Ghostface Killah, "Ghost Is Back"
I think Ghost's skits just kept becoming less comprehensible as time went on. They're not even really skits any more. There appears to be no bottom to the gibberish. Anyway, this is from More Fish, which isn't as good as Fishscale. But still a decent album. Good song once it actually gets going.
The Mortals, "Hangin' On"
The Seattle grunge scene wasn't really the only game in town at that time. While those acts became nationally famous, there were other robust rock scenes in town at the same time. Estrus Records was at the center of a garage and surf revival, including bands like the Mono Men, Gas Huffer, Man Or Astro-man?, and today's act, the Mortals. This is pretty nuts-and-bolts rock, but played with plenty of energy, so that's welcome. The second Mortals record, Bulletproof, is probably their best.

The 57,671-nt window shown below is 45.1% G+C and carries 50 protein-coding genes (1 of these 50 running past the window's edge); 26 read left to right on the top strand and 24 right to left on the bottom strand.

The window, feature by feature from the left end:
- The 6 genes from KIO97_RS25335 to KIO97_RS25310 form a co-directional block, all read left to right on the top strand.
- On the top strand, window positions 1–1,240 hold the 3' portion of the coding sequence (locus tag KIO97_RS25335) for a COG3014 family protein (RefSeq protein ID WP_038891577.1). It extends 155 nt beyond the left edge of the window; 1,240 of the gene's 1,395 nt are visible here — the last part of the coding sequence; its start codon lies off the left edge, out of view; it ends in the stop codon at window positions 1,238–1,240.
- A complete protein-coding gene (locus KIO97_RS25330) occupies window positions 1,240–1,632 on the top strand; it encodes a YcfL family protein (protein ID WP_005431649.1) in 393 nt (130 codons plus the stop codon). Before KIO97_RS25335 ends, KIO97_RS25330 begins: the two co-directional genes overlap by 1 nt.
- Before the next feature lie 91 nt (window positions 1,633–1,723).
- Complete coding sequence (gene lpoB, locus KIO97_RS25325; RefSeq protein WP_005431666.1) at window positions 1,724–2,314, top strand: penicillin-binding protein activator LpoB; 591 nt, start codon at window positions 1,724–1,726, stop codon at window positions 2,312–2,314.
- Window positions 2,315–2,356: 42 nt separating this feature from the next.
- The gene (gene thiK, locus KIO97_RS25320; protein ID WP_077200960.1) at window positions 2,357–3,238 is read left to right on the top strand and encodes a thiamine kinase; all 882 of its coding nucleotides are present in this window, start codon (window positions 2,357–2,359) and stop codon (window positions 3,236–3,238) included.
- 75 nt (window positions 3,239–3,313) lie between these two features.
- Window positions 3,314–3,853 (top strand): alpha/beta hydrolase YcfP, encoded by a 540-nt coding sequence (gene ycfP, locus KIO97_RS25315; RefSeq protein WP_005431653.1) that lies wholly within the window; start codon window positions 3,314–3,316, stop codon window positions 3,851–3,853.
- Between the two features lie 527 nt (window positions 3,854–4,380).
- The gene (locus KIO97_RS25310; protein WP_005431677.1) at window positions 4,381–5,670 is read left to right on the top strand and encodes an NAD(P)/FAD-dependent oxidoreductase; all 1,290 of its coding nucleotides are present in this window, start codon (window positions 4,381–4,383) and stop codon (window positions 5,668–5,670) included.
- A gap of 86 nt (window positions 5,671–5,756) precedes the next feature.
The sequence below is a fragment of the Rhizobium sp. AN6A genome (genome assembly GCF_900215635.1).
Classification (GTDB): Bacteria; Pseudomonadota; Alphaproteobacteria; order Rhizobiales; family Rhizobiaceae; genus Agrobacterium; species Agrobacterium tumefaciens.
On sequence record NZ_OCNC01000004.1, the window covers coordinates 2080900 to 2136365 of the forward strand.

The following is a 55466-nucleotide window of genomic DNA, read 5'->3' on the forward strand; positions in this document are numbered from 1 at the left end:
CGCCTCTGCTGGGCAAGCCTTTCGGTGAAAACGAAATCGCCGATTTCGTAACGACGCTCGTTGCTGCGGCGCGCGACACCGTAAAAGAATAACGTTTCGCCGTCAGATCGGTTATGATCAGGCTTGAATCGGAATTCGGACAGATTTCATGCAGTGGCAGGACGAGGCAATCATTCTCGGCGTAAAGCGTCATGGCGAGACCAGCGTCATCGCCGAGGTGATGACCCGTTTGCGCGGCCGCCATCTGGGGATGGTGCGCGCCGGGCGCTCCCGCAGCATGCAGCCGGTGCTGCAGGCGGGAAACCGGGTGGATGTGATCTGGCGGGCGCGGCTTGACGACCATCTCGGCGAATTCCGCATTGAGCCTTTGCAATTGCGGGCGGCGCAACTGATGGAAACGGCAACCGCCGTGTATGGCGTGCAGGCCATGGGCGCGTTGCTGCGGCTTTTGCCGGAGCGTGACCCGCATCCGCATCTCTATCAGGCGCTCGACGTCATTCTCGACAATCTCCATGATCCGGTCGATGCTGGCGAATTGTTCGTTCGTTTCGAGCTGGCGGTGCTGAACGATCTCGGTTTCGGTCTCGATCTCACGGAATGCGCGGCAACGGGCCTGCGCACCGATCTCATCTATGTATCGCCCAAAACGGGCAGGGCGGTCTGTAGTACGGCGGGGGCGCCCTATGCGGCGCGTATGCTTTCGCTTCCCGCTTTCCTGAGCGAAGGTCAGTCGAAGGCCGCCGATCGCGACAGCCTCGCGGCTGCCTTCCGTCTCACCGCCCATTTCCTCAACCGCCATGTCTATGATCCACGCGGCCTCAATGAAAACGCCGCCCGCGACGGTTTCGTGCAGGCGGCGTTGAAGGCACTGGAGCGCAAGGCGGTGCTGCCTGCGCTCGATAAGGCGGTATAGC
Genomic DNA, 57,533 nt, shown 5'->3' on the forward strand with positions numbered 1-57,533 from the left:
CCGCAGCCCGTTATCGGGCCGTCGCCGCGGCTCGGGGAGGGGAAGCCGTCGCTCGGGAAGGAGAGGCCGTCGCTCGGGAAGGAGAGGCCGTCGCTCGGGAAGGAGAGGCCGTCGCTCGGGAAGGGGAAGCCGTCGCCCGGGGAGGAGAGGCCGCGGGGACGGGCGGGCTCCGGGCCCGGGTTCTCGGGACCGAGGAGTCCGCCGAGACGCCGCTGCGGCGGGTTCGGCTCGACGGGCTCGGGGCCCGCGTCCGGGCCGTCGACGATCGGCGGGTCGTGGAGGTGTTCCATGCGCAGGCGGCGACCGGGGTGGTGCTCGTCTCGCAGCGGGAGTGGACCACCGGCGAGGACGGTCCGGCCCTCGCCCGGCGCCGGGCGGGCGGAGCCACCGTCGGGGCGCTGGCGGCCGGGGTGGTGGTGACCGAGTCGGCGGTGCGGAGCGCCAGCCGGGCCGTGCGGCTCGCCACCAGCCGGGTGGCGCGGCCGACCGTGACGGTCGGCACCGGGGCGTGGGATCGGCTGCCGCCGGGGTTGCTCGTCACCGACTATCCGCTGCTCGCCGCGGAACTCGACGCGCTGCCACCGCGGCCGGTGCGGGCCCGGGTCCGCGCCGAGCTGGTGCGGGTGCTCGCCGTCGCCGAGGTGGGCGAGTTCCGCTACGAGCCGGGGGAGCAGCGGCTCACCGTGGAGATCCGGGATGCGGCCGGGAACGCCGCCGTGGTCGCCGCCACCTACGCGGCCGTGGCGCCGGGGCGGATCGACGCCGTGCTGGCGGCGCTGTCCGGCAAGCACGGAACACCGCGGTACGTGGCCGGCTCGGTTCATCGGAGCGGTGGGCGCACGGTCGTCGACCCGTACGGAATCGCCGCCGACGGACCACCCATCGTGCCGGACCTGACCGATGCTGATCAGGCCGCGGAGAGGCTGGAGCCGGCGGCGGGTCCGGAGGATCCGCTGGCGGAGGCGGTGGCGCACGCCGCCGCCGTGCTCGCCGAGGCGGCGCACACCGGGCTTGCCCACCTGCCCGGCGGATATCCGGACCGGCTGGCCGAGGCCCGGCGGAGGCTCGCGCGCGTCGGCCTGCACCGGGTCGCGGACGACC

Blue Scholars, "Second Chapter"
It's nice to hear a short rap song. They somehow seem rarer than short rock songs. I'm not totally clear on why, but sometimes it's good to hear a song that gets what it wants to say out and then clears out.
Chance the Rapper, "No Problem"
I kind of enjoy the way that some outlets continue to insist on referring to Coloring Book as a mixtape, as if that had any meaning applied to such an assured album as this one. It's just such a sniffy, fussy distinction to attempt to draw. What, they didn't waste a bunch of time scratching this into vinyl so it doesn't count? Anyway, despite the non-handicap of being a mixtape, Coloring Book was a revelation, a joyous hour that catapulted Chance into well-deserved fame.
Stevie Wonder, "Fingertips (Part 1)"
"Fingertips" was one of the first big hits that Stevie Wonder had, back when he was still "Little" Stevie Wonder. This comes from 1963, when he was 13. 13! Amazing. When I was 13, I was...well, doing basically what I do now, screwing around on computers, playing D&D, and dorking around with board games.